Dr. Ngugi stands out from his peers for the way he tactically connects neo-colonialism’s economic and political control to its cultural manipulation in modern African and Third World countries. He argues whereas in the past colonialism used the school education system when they were in control of the territories to mould and control young colonized minds and inculcate in them their values and world outlook – a process he describes in the title of Bob Dixon’s book Catching them Young – it’s done today through the media, the arts and television. The end point is always the same now as in the past: to make the colonized – and the exploited – identify with the values, self-conception and world outlook of the colonizer.

Once that is done and the colonized are made to identify with the values of those who’re plundering them, the rest of colonial dozes are easy to administer. Yesterday’s colonized children who are now adults with colonial minds and presumably running their ‘independent’ countries as grown-ups become eventually, since they have no distinct values of their own and have not crafted one, The Mimic Men V. S. Naipaul’s so powerfully wrote about in his novel by that title. (Decolonizing the Mind, p.17). The murdered anti-Apartheid South African writer Steve Biko wrote about this phenomenon in his book, I Write What I Like, when he said: “The most potent weapon in the hands of the oppressor is the mind of the oppressed”.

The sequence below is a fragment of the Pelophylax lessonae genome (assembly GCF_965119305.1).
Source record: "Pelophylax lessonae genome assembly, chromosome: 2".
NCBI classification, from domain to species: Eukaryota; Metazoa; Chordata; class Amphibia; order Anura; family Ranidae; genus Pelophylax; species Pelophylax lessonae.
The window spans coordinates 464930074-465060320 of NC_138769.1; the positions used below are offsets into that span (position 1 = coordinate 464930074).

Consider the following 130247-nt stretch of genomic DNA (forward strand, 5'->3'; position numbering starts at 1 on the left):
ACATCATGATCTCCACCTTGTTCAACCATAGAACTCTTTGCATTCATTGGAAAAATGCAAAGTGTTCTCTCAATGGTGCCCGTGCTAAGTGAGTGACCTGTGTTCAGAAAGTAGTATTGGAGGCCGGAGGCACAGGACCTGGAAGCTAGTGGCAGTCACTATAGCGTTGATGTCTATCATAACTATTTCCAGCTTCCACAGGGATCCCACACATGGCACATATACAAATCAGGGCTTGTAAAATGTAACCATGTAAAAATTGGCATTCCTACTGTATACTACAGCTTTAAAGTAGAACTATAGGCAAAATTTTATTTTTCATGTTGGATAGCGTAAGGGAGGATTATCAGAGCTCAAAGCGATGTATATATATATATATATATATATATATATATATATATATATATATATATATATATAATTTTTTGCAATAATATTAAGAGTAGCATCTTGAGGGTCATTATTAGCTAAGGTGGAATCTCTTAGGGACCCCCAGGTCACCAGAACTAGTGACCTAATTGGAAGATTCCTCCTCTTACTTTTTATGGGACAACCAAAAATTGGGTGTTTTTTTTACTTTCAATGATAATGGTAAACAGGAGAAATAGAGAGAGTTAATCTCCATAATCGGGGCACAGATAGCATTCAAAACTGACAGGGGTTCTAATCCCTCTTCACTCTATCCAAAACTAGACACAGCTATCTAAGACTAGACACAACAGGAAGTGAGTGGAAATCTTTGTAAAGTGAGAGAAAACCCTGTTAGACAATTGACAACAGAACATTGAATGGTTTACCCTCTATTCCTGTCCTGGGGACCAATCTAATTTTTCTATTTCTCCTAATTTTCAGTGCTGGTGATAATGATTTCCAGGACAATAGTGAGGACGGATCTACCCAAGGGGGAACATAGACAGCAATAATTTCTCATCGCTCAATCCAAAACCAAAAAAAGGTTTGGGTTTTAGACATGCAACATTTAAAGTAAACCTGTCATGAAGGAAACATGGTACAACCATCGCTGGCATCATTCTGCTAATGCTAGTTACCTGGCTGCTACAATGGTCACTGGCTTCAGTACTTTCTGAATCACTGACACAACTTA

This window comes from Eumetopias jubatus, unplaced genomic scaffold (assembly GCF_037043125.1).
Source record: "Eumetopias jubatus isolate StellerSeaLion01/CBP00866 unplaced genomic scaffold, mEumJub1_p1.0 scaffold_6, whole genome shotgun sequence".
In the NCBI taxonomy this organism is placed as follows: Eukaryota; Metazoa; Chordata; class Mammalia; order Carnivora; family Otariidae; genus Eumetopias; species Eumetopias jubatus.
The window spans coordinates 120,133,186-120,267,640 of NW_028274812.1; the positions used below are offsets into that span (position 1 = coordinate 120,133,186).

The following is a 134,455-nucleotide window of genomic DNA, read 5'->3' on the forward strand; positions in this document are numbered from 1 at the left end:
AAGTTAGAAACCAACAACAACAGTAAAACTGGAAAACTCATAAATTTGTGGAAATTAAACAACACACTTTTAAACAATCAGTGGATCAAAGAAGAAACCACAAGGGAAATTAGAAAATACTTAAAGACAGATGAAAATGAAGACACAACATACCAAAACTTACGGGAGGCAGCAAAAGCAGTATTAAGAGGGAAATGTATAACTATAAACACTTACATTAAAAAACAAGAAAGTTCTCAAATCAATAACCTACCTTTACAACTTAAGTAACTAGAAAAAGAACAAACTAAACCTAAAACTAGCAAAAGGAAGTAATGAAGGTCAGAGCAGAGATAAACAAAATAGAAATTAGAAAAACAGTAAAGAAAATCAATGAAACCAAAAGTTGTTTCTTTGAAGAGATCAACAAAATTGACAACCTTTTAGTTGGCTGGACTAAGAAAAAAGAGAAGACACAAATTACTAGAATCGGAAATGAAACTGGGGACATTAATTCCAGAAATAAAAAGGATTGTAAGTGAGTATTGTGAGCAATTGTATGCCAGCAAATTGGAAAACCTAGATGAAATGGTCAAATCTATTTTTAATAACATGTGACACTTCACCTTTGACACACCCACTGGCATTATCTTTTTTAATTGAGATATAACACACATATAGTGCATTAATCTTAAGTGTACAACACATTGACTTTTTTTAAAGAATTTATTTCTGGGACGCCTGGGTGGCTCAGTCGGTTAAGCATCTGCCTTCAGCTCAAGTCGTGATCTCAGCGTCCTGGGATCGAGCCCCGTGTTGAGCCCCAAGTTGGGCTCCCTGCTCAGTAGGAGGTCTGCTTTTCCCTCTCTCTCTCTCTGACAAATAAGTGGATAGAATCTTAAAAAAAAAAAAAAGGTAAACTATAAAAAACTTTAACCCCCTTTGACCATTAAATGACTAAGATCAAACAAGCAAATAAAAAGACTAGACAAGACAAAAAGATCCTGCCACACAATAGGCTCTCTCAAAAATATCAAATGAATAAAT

These mimic men are then left to police their restive and hungry population while their resources are looted, absolving responsibility of wrongdoing for the ones who are actually doing the looting behind scenes. Not only that. The robbers can then cynically shout from the sidelines, “Have we not given you the independence you so desperately wanted? Don’t blame us for your failures.” Meanwhile, the raw materials still go to the same destination of the colonial era days, often returning in military hardware placed in the hands of the mimic men. As a result Africa’s development and prosperity has been arrested. And the result has been disastrous: it has produced a leadership whose conception of power and its exercise is modeled on colonialist practices (during colonialism uprising were put down and crashed), a leader who loses no sleep after annihilating thousands of his own people in crackdowns, and academic who thrives on writing learned treatises on the backwardness of his people. (Moving the Centre, P. 130)